Date of Award

Spring 2015

Project Type


Program or Major

Recreation Management and Policy

Degree Name

Master of Science

First Advisor

Charles B Hegarty

Second Advisor

Nate Trauntvein

Third Advisor

Jonathan Plucker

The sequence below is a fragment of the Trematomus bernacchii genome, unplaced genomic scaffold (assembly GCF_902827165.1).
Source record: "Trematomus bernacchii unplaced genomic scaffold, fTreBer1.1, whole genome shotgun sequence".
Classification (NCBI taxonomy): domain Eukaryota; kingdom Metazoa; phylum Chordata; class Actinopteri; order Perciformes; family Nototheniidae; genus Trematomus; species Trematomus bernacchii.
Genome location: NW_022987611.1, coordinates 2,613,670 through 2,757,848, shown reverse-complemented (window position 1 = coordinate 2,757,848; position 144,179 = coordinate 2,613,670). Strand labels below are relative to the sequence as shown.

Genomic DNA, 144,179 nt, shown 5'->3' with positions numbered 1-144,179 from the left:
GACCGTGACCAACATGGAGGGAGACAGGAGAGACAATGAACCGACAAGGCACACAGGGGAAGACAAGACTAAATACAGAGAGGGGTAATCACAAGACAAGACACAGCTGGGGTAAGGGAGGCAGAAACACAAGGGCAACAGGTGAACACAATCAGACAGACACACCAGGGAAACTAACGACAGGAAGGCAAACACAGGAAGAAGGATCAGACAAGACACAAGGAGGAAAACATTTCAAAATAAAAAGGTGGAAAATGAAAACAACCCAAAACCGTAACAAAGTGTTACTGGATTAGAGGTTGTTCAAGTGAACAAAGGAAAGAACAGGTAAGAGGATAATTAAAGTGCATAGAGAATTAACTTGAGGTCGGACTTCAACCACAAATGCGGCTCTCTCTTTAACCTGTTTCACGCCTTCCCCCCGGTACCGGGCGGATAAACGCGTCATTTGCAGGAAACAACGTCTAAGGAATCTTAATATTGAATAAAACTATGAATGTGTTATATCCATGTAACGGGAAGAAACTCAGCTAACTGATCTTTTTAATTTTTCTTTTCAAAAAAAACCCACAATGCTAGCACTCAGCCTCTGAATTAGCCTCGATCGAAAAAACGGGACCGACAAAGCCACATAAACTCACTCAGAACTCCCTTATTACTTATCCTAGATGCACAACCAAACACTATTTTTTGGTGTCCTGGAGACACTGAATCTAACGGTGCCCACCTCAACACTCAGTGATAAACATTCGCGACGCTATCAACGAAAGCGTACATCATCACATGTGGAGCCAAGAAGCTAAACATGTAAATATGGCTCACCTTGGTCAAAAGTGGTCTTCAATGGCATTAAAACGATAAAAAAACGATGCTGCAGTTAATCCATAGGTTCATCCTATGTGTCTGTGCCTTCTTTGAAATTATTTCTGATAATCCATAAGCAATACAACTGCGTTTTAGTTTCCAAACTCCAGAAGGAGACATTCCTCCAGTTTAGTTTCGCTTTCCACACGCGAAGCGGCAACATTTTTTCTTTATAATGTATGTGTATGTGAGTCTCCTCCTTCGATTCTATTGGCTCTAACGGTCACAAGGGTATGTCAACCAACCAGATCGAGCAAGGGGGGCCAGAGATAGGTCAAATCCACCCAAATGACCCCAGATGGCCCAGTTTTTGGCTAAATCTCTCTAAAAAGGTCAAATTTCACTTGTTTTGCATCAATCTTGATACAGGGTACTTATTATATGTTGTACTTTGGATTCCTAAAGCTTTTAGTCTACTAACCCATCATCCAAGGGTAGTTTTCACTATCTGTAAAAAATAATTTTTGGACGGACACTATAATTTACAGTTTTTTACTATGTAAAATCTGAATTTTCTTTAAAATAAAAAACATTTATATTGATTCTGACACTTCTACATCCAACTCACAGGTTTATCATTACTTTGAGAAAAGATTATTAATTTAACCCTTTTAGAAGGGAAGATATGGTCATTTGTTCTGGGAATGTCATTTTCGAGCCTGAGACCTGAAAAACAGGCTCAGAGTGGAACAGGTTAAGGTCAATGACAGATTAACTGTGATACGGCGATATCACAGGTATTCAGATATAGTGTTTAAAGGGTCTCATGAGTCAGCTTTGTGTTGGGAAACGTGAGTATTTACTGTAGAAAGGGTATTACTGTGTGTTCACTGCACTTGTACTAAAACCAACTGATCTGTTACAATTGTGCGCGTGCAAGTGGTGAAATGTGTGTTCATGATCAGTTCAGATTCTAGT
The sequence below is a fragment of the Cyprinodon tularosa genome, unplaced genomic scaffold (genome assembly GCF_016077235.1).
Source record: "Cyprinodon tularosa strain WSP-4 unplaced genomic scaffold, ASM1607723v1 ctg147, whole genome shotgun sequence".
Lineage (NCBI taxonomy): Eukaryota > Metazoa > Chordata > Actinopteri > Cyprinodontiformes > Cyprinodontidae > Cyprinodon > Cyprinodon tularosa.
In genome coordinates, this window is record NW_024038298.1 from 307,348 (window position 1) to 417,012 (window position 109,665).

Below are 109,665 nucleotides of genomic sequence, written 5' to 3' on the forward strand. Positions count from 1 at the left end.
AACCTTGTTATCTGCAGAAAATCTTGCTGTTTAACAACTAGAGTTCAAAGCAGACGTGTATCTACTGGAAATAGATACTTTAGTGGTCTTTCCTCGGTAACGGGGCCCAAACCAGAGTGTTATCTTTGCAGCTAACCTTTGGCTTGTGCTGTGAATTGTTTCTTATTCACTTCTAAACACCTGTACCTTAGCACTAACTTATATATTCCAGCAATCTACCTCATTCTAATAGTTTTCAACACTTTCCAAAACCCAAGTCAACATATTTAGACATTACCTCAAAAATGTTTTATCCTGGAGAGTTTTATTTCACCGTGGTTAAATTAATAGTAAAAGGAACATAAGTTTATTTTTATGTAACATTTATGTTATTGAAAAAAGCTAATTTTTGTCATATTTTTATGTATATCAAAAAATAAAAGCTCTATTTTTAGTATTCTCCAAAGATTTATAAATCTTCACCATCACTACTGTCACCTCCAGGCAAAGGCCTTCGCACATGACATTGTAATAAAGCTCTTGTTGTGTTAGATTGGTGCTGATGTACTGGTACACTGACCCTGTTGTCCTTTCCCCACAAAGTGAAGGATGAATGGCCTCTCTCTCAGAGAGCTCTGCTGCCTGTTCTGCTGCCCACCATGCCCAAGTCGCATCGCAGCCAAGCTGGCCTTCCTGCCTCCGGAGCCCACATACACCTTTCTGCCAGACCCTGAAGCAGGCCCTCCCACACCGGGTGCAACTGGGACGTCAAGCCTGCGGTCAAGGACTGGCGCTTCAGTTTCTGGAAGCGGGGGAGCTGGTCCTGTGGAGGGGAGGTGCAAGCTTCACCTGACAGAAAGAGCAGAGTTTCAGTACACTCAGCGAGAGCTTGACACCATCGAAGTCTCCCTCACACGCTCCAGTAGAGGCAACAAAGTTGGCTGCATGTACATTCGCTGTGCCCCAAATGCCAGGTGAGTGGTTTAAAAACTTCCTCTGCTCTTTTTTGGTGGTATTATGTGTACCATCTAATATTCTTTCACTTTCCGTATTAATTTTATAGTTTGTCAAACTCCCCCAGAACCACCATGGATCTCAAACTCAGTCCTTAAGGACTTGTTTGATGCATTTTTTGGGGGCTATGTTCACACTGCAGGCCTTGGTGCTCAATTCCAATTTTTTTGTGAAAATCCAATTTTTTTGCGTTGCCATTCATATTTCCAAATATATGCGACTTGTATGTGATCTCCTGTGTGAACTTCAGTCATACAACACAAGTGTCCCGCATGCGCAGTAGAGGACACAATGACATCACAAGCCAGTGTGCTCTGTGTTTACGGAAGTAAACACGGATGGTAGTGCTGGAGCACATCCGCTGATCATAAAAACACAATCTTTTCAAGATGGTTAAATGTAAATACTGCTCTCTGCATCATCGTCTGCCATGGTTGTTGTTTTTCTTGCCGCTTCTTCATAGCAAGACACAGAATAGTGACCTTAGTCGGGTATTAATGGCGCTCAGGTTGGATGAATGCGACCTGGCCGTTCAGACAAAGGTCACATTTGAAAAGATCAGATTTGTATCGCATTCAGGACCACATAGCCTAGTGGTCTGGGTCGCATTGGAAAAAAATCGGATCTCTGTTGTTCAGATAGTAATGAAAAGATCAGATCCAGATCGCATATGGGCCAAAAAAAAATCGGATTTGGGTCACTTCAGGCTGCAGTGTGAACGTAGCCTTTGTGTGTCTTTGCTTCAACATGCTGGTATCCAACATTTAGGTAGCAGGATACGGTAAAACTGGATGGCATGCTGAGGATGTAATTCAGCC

This study assessed divergent thinking among children who attended residential summer camp over a 2 week time period. A sample of campers (n= 189) between the ages of 8-15 participated (mean age = 11.9 years old). A modified version of Guilford’s Alternate Uses Task (1967) was used for both pre and post-tests. Examples of questions asked were: “Name all the uses for a plate” and “Name all the uses for a brick”. Campers took the divergent thinking pre test the first full day of camp and the post test was administered on the last full day of camp. Paired t-tests were used to determine differences in means. The responses were matched from the first assessment to the second, and then each assessment was scored. Scoring was based on fluency, flexibility, and originality. Campers were also compared on gender and whether they selected artistic or non-artistic activities, and if this choice impacted their divergent thinking score. Results indicate on average a significant increase in overall mean scores for fluency, flexibility, and originality. On average girls scored significantly higher than boys across all methods of scoring. Boys had increased scores for flexibility but not in originality or fluency. Results indicate differences in gender had a greater impact on scores rather than activity choice.